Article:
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Russia shuts mission to NATO amid escalating tensions

US Rep. Ilhan Omar (D-MN) (L) talks with Speaker of the House Nancy Pelosi (D-CA) during a rally with fellow Democrats before voting on H.R. 1, or the People Act, on the East Steps of the US Capitol on March 08, 2019 in Washington, DC. (AFP photo)
Russian Foreign Minister Sergei Lavrov is seen in this photo taken on October 6, 2021 in Moscow. (By AFP)

Russian Foreign Minister Sergei Lavrov says his country is suspending its mission to NATO as tensions deepen between Moscow and the Western military alliance.

Lavrov told a news briefing that Russia would close the liaison mission as well as its information office in Moscow. “We are suspending the work of our official mission to NATO, including the work of our military representative from November 1 or it could take a few more days.”

The foreign minister said the move was a response to the expulsion of eight Russian staff at the NATO mission last week. Lavrov further cited “recent moves” by NATO, saying there were no longer “basic conditions for common work.”

He said in case of urgent matters, NATO could liaise via the Russian ambassador in Belgium. “If NATO members have any urgent matters, they can contact our ambassador in Belgium on these questions.”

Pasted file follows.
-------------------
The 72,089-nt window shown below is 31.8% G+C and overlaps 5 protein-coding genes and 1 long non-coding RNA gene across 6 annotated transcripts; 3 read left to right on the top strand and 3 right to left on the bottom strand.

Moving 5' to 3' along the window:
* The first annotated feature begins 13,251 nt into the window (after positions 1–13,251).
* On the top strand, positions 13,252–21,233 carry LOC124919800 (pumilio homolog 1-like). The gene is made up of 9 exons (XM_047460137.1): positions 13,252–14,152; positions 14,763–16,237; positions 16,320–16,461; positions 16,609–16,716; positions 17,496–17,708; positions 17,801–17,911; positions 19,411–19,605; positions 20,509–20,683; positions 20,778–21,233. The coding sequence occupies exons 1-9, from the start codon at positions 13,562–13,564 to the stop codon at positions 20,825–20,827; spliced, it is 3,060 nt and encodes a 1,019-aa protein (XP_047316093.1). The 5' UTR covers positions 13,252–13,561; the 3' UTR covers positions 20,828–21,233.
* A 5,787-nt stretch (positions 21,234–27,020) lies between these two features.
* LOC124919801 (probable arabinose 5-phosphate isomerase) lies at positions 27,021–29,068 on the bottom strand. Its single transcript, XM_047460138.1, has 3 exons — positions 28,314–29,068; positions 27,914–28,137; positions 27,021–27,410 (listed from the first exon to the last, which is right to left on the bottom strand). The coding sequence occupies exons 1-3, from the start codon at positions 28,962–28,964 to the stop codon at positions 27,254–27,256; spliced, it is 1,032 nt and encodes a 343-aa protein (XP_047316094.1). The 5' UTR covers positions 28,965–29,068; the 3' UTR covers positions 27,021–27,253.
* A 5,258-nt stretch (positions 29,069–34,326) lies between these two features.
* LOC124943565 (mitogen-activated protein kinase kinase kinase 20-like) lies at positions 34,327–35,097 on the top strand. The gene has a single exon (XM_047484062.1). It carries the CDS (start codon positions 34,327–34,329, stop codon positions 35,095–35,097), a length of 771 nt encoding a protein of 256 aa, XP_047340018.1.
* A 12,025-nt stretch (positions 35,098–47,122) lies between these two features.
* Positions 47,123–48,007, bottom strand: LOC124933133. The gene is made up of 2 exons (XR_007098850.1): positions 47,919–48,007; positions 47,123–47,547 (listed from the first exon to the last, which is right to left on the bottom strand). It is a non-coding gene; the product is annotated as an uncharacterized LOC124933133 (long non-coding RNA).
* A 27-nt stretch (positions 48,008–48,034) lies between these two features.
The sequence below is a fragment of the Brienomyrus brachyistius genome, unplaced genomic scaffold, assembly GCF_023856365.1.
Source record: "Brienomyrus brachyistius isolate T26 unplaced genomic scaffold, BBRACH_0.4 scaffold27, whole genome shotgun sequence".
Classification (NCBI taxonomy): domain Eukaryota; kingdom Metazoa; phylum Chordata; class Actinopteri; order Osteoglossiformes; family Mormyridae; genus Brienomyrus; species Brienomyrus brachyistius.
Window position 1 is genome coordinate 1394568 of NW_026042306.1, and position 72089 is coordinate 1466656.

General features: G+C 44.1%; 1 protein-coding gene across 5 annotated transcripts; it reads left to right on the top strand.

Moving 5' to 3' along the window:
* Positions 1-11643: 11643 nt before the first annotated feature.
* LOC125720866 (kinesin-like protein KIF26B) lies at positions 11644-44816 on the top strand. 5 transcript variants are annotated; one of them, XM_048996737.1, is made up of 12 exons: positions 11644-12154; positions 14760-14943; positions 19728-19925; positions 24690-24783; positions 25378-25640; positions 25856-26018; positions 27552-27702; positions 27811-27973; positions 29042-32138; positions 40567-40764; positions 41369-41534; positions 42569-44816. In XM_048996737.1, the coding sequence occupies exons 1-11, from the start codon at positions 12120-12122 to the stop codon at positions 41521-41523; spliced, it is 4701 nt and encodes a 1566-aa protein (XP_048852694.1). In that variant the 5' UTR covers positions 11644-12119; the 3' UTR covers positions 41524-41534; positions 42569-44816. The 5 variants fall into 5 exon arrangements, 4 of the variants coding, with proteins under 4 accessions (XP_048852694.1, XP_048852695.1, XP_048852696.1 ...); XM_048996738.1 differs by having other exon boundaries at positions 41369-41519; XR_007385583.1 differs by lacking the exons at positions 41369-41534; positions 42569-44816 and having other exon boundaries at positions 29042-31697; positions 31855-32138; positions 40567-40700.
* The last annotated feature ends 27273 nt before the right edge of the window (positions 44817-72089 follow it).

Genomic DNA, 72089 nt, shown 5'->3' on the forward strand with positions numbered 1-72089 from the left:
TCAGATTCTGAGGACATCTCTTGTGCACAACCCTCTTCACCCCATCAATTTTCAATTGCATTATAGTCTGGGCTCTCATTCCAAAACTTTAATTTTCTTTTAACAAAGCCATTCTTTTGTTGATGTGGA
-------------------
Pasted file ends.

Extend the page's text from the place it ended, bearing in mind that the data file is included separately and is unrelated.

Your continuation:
NATO and Moscow have maintained contacts to try to minimize risks. The Russian Federation has had an observer mission to the Western alliance. It was meant to promote cooperation in common security areas.

Last week, tensions between the two sides escalated once again after NATO expelled some members of the Russian mission. NATO officials said the move was aimed at strengthening the alliance’s deterrence in response to Russia’s aggressive actions. Moscow denounced the decision, saying it undermined efforts to normalize ties between Russia and NATO and would have an adverse effect on their ties.

Last month, a Kremlin spokesman said the expansion of NATO’s military activity in Ukraine crosses a red line for Russian President Vladimir Putin.

Russia has long had an observer mission to NATO as part of a two-decade-old NATO-Russia Council meant to promote cooperation in common security areas, but it is not a member of the US-led alliance. Senior officials in Moscow have been seeking assurances from NATO countries that the borders of NATO would not move eastward.

Moscow and Washington have deep-seated differences over a host of other issues as well, including arms control, human rights, and cybersecurity.

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